POP QUIZ: Which of the following can you get fired for?
- Hanging political cartoons on your office wall
- Having a Trump bumper sticker
- Writing a blog about your views on a campaign (oops)
- All of the above
The answer is 4! If you’re a non-union private employee, your boss pretty much has the right to control your political actions. For the approximately 85% of the work force that is private employees, the first amendment offers no protection from being fired for something you said/posted. But how does something you post affect your boss, job, or company you work for so much that it constitutes getting kicked to the curb?
In “Yes, You Should Get Fired For That,” Suzanne Lucas explains that bad judgement is not only limited to online behavior! Companies need employees they can trust, so why would they wish to keep employees who, for example, express on Facebook about an incident with their boss. If you do not get along with your boss, and you are bold enough to post it on social media, you should understand that the internet is not private and there is a good chance they will see it. You can’t really blame them for firing someone who posts negatively on social media about them! As for dealing with the irritation of conflicting political views in the workplace, termination on the grounds of this makes sense. A company wants employees that identify with them and have the same goals, so conflicting views does not benefit the company in any way. There are plenty of people who may identify with the company better than you can, and from a business perspective, this is appropriate grounds for termination.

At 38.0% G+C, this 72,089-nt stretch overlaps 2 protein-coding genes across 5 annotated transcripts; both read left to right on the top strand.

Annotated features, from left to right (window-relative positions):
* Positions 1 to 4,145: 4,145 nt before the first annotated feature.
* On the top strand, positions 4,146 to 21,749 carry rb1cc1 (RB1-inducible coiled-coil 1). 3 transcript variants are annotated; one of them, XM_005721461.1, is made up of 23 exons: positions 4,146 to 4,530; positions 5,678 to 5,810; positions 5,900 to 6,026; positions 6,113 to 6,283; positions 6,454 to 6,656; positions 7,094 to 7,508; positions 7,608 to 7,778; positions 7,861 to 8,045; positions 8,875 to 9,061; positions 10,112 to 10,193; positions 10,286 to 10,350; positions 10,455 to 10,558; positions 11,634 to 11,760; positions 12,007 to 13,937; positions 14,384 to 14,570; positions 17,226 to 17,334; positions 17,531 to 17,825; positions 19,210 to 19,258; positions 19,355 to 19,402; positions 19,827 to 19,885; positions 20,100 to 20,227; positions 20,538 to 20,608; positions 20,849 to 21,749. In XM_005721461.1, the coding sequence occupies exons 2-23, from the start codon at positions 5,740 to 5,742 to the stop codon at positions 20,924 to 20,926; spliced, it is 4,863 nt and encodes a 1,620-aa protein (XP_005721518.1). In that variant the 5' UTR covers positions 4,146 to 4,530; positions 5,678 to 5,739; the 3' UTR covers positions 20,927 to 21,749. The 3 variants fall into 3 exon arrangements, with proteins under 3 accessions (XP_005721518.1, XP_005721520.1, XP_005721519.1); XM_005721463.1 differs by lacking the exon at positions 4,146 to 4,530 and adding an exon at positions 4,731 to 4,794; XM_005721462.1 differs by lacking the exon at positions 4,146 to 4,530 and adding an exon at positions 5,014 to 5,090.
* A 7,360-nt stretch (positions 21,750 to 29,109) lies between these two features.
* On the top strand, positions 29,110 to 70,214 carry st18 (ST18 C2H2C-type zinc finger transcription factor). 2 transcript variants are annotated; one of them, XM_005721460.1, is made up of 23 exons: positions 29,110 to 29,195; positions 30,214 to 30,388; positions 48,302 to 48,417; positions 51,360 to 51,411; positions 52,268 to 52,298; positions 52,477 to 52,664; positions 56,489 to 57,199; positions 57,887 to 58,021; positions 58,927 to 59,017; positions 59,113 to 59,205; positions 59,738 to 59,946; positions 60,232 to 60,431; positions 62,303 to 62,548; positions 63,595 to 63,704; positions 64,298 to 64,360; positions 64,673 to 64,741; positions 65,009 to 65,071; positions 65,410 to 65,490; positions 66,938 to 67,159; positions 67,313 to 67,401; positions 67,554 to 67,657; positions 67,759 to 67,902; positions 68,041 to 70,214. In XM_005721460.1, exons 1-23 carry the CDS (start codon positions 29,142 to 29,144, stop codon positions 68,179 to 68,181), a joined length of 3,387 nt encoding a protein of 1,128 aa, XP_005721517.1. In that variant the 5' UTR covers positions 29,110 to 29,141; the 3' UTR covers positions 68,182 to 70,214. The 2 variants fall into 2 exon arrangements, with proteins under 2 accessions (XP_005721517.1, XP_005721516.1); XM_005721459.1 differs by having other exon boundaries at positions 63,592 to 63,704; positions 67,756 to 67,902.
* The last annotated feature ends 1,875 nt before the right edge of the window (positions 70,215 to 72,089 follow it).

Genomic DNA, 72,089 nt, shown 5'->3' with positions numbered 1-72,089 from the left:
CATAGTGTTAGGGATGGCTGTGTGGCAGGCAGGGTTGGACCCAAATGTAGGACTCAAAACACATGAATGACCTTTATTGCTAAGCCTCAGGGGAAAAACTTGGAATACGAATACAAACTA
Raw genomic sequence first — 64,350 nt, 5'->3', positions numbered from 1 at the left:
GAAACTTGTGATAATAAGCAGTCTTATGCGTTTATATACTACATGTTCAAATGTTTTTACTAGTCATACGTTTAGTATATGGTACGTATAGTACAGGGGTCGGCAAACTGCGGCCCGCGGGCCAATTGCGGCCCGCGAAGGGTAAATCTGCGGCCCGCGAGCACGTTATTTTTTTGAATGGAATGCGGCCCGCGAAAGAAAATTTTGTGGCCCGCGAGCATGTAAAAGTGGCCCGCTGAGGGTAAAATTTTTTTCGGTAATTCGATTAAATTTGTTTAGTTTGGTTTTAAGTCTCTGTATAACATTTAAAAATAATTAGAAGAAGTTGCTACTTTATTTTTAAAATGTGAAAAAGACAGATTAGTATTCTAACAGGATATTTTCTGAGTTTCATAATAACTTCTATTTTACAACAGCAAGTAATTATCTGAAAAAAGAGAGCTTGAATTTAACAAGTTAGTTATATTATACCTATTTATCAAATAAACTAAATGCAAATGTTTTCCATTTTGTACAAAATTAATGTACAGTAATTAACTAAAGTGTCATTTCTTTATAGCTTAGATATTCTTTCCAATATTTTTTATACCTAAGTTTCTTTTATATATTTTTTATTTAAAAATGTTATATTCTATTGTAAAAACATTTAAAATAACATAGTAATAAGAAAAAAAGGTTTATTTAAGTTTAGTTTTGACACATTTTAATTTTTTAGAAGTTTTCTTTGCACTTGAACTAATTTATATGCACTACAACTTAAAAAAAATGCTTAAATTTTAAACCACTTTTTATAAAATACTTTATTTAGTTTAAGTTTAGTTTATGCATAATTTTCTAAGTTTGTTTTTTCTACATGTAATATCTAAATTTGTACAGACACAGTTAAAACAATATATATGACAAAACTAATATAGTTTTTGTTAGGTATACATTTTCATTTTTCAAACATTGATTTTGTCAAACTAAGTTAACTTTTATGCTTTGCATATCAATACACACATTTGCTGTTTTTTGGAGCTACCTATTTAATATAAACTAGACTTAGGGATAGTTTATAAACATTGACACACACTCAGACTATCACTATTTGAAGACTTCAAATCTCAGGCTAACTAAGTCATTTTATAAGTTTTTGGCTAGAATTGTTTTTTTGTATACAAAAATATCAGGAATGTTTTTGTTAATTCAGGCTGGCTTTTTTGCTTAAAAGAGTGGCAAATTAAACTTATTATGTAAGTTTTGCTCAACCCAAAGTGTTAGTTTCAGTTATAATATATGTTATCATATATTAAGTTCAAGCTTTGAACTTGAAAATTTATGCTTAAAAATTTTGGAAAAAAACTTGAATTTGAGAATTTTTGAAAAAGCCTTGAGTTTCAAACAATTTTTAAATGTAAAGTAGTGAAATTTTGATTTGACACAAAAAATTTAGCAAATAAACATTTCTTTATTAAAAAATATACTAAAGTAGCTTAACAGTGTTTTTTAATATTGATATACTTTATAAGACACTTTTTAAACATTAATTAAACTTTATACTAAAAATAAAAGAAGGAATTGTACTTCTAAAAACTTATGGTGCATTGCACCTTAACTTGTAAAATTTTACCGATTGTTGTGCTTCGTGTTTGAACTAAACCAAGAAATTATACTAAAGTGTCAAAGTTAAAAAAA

Lucas also goes on to explain that employers should be able to presume loyalty. By this, she means that employers should be able to trust that employees will not post information online that will harm the company. From the employer’s point of view, if you applied for the job, it should mean you want the job, and if you want the job, why would you post negatively about it? This, again, is grounds for firing. If you are not loyal to the company, there is a good chance someone else would be.
My final thought on this issue is that employers and employees need to be cautious when approaching social media at work. If you are not protected, understand that there are grounds (and great possibility) for termination.